The Courier News from Blytheville, Arkansas on January 21, 1948 · Page 12
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The Courier News from Blytheville, Arkansas · Page 12

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Blytheville, Arkansas
Issue Date:
Wednesday, January 21, 1948
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Page 12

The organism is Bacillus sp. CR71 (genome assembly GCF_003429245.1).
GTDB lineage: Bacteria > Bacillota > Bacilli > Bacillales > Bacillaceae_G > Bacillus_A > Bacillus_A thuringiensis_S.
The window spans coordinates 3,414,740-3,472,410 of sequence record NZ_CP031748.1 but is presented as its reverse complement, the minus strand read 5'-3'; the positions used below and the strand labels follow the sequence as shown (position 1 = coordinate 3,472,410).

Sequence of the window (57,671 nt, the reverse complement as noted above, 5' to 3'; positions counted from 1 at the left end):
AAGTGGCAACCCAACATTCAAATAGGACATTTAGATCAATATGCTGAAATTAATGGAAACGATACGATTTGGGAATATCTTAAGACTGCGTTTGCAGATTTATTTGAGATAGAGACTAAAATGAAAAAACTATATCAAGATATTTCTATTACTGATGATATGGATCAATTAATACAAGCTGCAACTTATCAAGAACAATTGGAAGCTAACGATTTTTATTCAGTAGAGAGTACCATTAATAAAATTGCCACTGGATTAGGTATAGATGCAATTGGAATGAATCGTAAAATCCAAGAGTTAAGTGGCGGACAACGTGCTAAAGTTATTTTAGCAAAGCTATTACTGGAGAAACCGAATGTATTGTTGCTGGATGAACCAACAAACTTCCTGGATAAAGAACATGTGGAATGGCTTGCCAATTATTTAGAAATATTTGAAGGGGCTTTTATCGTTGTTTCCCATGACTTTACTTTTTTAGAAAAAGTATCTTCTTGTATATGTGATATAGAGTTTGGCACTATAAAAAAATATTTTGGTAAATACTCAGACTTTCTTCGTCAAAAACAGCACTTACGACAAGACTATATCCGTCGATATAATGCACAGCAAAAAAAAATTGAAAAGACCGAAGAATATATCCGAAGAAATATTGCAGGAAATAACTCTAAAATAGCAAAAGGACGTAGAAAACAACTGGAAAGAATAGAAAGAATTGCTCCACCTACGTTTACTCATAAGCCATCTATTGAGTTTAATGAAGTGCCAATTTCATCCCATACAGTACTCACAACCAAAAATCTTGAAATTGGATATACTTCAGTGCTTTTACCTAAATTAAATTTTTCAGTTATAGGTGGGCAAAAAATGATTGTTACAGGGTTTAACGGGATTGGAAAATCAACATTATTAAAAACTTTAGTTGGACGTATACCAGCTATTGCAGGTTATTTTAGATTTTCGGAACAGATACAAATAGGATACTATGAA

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PAGE TWELVE BLYTHEVILLE (ARK.)' COURIER NEWS Food Shortages Causing Strikes Situation Serious In Germany With Worker* Protesting By M. S. Handler CnKtd Trtu SUff Correspondent BERUN. Jan. 21. (UP) — Som« 900,000 German workers (n the Anglo-American zones walked out today in token strikes against food shortages as unrest spread In the industrial Ruhr and ttie British suppressed the Communist-Inspired People's Congress. Upward ol 100,000 workers struck In Cologne, spearheading a movement that reached Into all parts of the Ruhr. In the American zone. 30,000 metal workers struck for halt K day In Nuernberg. The strikes broke out, while Gen. Lucius D. Clay, the American military governor, was flying to Washington lor consultations. He was Jresh from an Allied Control Council meeting, at which Russia demanded that the British and Americans break up their plans to rcs- tablishmg a joint administration for their occupation zones. The new strikes re-cmphaslzcd (he traditional position of the Ruhr as tlic focal point uf labor trouble in Germany. Wholly unconfirmed reports circulated that trouble was brewing on a scaie which might require military force to handle. The British military Bovcmmcnt In a decree banned the People's Congress from the Ruhr. The leaders of the gatherings under the name of the congress, held from time to time since the Big Four breakdown in London, claimed they represented the "voice of the German people." The British announcement brought to a head persistent suspicions that strong measures wousd be taken to counter nny attempts at large scale agitation In the Ruhr. British Intelligence officers were reported to have a "wanted" list of Ruhr troublemakers. Prtjfest Is Wide-spread Industrial and office workers In Cologne, capital of the Rhlncland, walked out in force for the day. Building trades workers In Essen, seat of the Krupp steel and arms empire and capital of the Ruhr, joined the Cologne strikers in considerable numbers. Complaints against the food situation began in the Ruhr when the fat ration could not be fulfilled for three weeks. Rations were reduced in the American zone in favor of the Ruhr. Then strikes broke out in the American zone. j Allied officials said the food shortages stemmed from flaws in the German food collection and distribution system. The Anglo-American Zonal Economic Council was confronted with the ' necessity of deciding how it was going to reallocate rations to the Ruhr from other parts of the two zones and still keep Ihe joint National Guard Plane Crashes Workers inspect damage to it .upply building after a c-47 crashed during its take-off run at Amficws Field, Maryland. The pilot, 1st. I,t, Charles Ryerson, Arlington, A., died in the crash of tiic transport a District of Columbia Air National Guard plane. Injured In the crash were two men crew • members and Miss Dorothy Laurence, member of the Women's Naval Reserve, a passenger. <NEA Telcplioto J Bowery Merchants Refuse Name Charge NKW YORK, Jan. 21 (UP) — Merchants on the Bowery, the street of forgotten men, decided today by a 65 to 64 vote to keep the name handed down from Peter Stuyvesant's oenlniry "Bouvverie" farm. The majority supported the view that It, was snobbish to change th e street'.? name because it had become "a-ssoclated with Icift' class people." Two Pedestrians Hurt In Little Rock Accident LITTLE ROCK) Ark., Jan. 21. <UP>—Two pedestrians were In a Lllllc Rock hospital today after being struck on a downtown street last night by a car driven by L. M. Hunter of Little. Rock. The injured men were Steve TaBgiirt, 37, suffering a probable brain Injury, fractured right leg nnd bruises; and Jay Clifton, 24, compound fracture of his left leg. VVIlnesses said the motorist halted his car 130 feet from the scene of the accident. Emergency Landing GANDER, Nllrt., Jan. 21. (UP) — The Skylark, a Pan-American .Airlines DC-4, en route from Lisbon to New York, made an emergency landing here today with one of Its four engines dead. The plane, with 3! passengers and a crew of nine, landed safely at 10:21 a.m. EST. setup functioning. Clay ana his political adviser, Robert Murphy, were due in Washington late today to report to Secretary of State George Marshall on the situation in Germany. Mother and Four Small Children Die in Fire LITTLE PALLS, Minn., Jan. 21. (UP)—A mother and her four children burned to death today when flames from an overheated stove destroyed their farm home 26 miles northwest of here. . The woman was Mrs. Mary Anderson, 37. Sheriff's officers could not provide names of the children, but said the oldest one was believed to be about six. They silii first report of the fire came when two farmers arrived here with Ernest Anderson, 34. husband and father of the victims. Anderson was hospitalized with serious burns. class. Considerable number of from dealers' pens. Opening chill on steers and heifers: Laney Differs With Wright On 'Secession' LITTLE ROCK. Ark., Jan. 21. (OP)—One Southern governor disagreed with another today over a mailer of secession. Rebellion, said Arkansas' Gov. Benjamin Travis Laney, a gentleman of lengthy Dixie anlccedcnis, was no way (a solve a squabble within Ihc Democratic Party. Laney said he didn't agree with Gov. Fielding L. Wright of Mississippi thai Southern Democrats should secede from Ihc party unless the national organization ceased its "disregard" for Southern customs and (mentions. The Arkansas chief executive adrled tliat he believed only by united nclion within the party could the South hope to combat the lloiillnu of Southern Idcns. "It is entirely a matter of correcting conditions we have inside our own parly," Hie governor said "If the South would unite for revision «-c would gel further limn by complete rebellion." "A P'olesl is all right and perhaps u'e should boll." Laney said, "iiiit where would we go?" He added that the only Hlleina- tivo would be not to vote as "we liavc nu reason to support Ihc Re- pubicnii party or any other partly WEDNESDAY, JANUARY tl, CITY REVENUE (Continued from Pare 1) 111.26. A flat fee of »5 per car !s charged by the city for the privilege of using city streets. Municipal court lines and costs last year amounted to »39,000 46 an increase of more than tSOOO in » proposed to date." Wright's prolcit came In his Inaugural address at Jackson, Miss., yesterday, when lie said, "we must make our national leaders fully realize we mean precisely what we say We warn them now to take heed." Laney termed the so-called anti- South legislation such as the FEPC. .inti-lynching bill and the anti-poll tax legislation, as "purely iioltical legislation."' Steel Oil Barrel Racks Any Size T. L. MABRY 423 MISSOURI ST. PH. 3627 single year. The clly last year received R8, 604.20 In funds collected by the slate and turned back to the municipalities in which the special state, (axes were collected.. The turnback In 1SW amounted to only Airport revenues, another comparatively new source of income for the city, last year amounted to «,816.02 In contrast to $1,018.45 for that part of 194C that the army air field and ^langars were under the management of the city. Police department expenses were $21,912.73 for 1047, which represented a slight increase over the 1946 total of $20.070.OT. Fire protection costs last year were $13,032.47, an increase about $500. General administration costs for the city jumped to $27,111.88 in 1947, from a figure of $22,933.67 in 1946. THERE MUST BE A REASON WHY IT'S THE MID-SOUTH'S LARGEST AIL VEGETABLE The city retired $13,500 in bond* lait year, compared to $8,000 for th« previous year, The amount of Interest paid In 1»47 was higher—$8 335.38 compared to $6,421.82 for 1M«. Capital Improvements made during 1947 were listed at $24,000 111 against a total of $21,709.13 for th« previous year when a new fire station was constructed and garbage trucks purchased. GRIFFIN SELF-POLISHING LIQUID WAX for quick and easy shines BUCK BROWN TAN BLUE OXBtOOD Livestock ST. LOUIS NATIONAL STOCKYARDS. Jan. 21 (UP)—(USDA) — LIveslock: Hogs: 8,100; salable 8,500: weights 110 )bs. and up, steady to 25c lower than early Tuesday; mostly steady with the average. Lighter weights, 25c to BOc lower; some 120 Ibs. down, $1 or more lower. Sows steady to 25c lower. Bujk good and choice 180 to 250 Ibs. »21-$27.25; top $27.50; for one load 250 to 300 Ibs. mostly $26.50-$27; few 300 to 325 Ibs. $26$26.50; 160 to 170 Ibs. S26.25-$27; 130 to 150 Ibs. $23-525.50; few $25.75; 100 to 120 Ibs. pigs $n.50-$22; cull light pigs down to $12; good sows 450 Ibs. and down, $2,1.so-$S4.25- over 450 Ibs. $22.75-$23.50; sings $17.50-$20.50. Cattle: 3,000; salable 3,500: calves; 1.000, all salable. Steers supply moderate to light with little more than 20 loads offered. Cows also running relatively light with about 30 per cent of total count made up of this COME IN AND SEF THE NEW AND REVOLUTIONARY GROUND GRIP TIRE OUT CLEANS OUT PULLS OUT LASTS Any Other Tractor Tire Ever Built Hundreds of field tesls prove the i The greatest advancement in power farming since Firestone put the farm on rubber! , m«o. Th« ™rwd,Tnpie-iitT»«i traction tmr, ""I '.J^* 0 " 5 '"•d rn»k« *« tin MKtlMlled life. TAKE '48 IN YOUR STRIDE MEAD'S FULL BROGUE NORWEGIAN CALF by FLORSHEIM Here's a heavy sole winter weight wing tip that's ready for rough weather - that will go a long way to give you full satisfaction in every respect! Good looks, comfort and quality —always a saving in the long run> , $17.95